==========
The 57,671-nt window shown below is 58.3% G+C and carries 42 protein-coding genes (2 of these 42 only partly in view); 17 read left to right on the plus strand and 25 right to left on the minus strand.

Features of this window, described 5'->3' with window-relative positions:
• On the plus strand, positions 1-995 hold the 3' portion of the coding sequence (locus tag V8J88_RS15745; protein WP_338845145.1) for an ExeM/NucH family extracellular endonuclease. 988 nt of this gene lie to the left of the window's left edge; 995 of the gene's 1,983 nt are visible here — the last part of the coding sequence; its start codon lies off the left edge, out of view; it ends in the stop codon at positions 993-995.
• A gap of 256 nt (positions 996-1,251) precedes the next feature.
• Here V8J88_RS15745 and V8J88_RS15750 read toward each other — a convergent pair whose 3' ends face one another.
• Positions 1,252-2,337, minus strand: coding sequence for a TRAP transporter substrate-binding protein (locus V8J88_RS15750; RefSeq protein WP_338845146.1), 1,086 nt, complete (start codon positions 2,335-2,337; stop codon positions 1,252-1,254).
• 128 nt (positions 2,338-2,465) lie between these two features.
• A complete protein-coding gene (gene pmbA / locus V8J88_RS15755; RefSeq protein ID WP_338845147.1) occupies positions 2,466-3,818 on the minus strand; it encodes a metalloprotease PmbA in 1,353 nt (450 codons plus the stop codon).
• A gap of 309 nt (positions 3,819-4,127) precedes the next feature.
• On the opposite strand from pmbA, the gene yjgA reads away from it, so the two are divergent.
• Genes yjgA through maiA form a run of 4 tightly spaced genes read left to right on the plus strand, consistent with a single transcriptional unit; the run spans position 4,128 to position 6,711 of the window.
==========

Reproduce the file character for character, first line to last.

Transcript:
The 57,671-nt window shown below is 58.3% G+C and carries 42 protein-coding genes (2 of these 42 only partly in view); 17 read left to right on the plus strand and 25 right to left on the minus strand.

Features of this window, described 5'->3' with window-relative positions:
• On the plus strand, positions 1-995 hold the 3' portion of the coding sequence (locus tag V8J88_RS15745; protein WP_338845145.1) for an ExeM/NucH family extracellular endonuclease. 988 nt of this gene lie to the left of the window's left edge; 995 of the gene's 1,983 nt are visible here — the last part of the coding sequence; its start codon lies off the left edge, out of view; it ends in the stop codon at positions 993-995.
• A gap of 256 nt (positions 996-1,251) precedes the next feature.
• Here V8J88_RS15745 and V8J88_RS15750 read toward each other — a convergent pair whose 3' ends face one another.
• Positions 1,252-2,337, minus strand: coding sequence for a TRAP transporter substrate-binding protein (locus V8J88_RS15750; RefSeq protein WP_338845146.1), 1,086 nt, complete (start codon positions 2,335-2,337; stop codon positions 1,252-1,254).
• 128 nt (positions 2,338-2,465) lie between these two features.
• A complete protein-coding gene (gene pmbA / locus V8J88_RS15755; RefSeq protein ID WP_338845147.1) occupies positions 2,466-3,818 on the minus strand; it encodes a metalloprotease PmbA in 1,353 nt (450 codons plus the stop codon).
• A gap of 309 nt (positions 3,819-4,127) precedes the next feature.
• On the opposite strand from pmbA, the gene yjgA reads away from it, so the two are divergent.
• Genes yjgA through maiA form a run of 4 tightly spaced genes read left to right on the plus strand, consistent with a single transcriptional unit; the run spans position 4,128 to position 6,711 of the window.